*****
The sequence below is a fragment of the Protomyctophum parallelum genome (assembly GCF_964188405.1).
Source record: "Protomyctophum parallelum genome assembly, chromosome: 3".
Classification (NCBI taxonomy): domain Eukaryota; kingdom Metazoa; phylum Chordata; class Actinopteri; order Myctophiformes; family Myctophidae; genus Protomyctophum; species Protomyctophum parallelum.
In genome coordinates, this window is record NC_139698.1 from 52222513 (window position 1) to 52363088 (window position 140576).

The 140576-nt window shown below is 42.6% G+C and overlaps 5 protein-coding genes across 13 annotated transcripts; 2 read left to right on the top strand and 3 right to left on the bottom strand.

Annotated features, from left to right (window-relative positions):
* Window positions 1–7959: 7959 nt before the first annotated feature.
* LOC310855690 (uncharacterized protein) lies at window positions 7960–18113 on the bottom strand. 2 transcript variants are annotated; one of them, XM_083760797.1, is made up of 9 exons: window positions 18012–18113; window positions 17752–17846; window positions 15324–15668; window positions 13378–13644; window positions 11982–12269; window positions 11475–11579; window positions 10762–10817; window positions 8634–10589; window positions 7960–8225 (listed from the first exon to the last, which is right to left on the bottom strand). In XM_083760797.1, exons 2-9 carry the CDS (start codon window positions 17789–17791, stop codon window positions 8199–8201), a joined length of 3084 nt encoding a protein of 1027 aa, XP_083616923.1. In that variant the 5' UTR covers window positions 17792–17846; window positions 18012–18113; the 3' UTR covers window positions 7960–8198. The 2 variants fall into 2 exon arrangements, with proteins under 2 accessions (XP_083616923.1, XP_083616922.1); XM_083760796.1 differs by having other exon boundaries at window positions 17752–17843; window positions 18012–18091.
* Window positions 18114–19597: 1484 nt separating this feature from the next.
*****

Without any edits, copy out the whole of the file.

The sequence below is a fragment of the Protomyctophum parallelum genome (assembly GCF_964188405.1).
Source record: "Protomyctophum parallelum genome assembly, chromosome: 3".
Classification (NCBI taxonomy): domain Eukaryota; kingdom Metazoa; phylum Chordata; class Actinopteri; order Myctophiformes; family Myctophidae; genus Protomyctophum; species Protomyctophum parallelum.
In genome coordinates, this window is record NC_139698.1 from 52222513 (window position 1) to 52363088 (window position 140576).

The 140576-nt window shown below is 42.6% G+C and overlaps 5 protein-coding genes across 13 annotated transcripts; 2 read left to right on the top strand and 3 right to left on the bottom strand.

Annotated features, from left to right (window-relative positions):
* Window positions 1–7959: 7959 nt before the first annotated feature.
* LOC310855690 (uncharacterized protein) lies at window positions 7960–18113 on the bottom strand. 2 transcript variants are annotated; one of them, XM_083760797.1, is made up of 9 exons: window positions 18012–18113; window positions 17752–17846; window positions 15324–15668; window positions 13378–13644; window positions 11982–12269; window positions 11475–11579; window positions 10762–10817; window positions 8634–10589; window positions 7960–8225 (listed from the first exon to the last, which is right to left on the bottom strand). In XM_083760797.1, exons 2-9 carry the CDS (start codon window positions 17789–17791, stop codon window positions 8199–8201), a joined length of 3084 nt encoding a protein of 1027 aa, XP_083616923.1. In that variant the 5' UTR covers window positions 17792–17846; window positions 18012–18113; the 3' UTR covers window positions 7960–8198. The 2 variants fall into 2 exon arrangements, with proteins under 2 accessions (XP_083616923.1, XP_083616922.1); XM_083760796.1 differs by having other exon boundaries at window positions 17752–17843; window positions 18012–18091.
* Window positions 18114–19597: 1484 nt separating this feature from the next.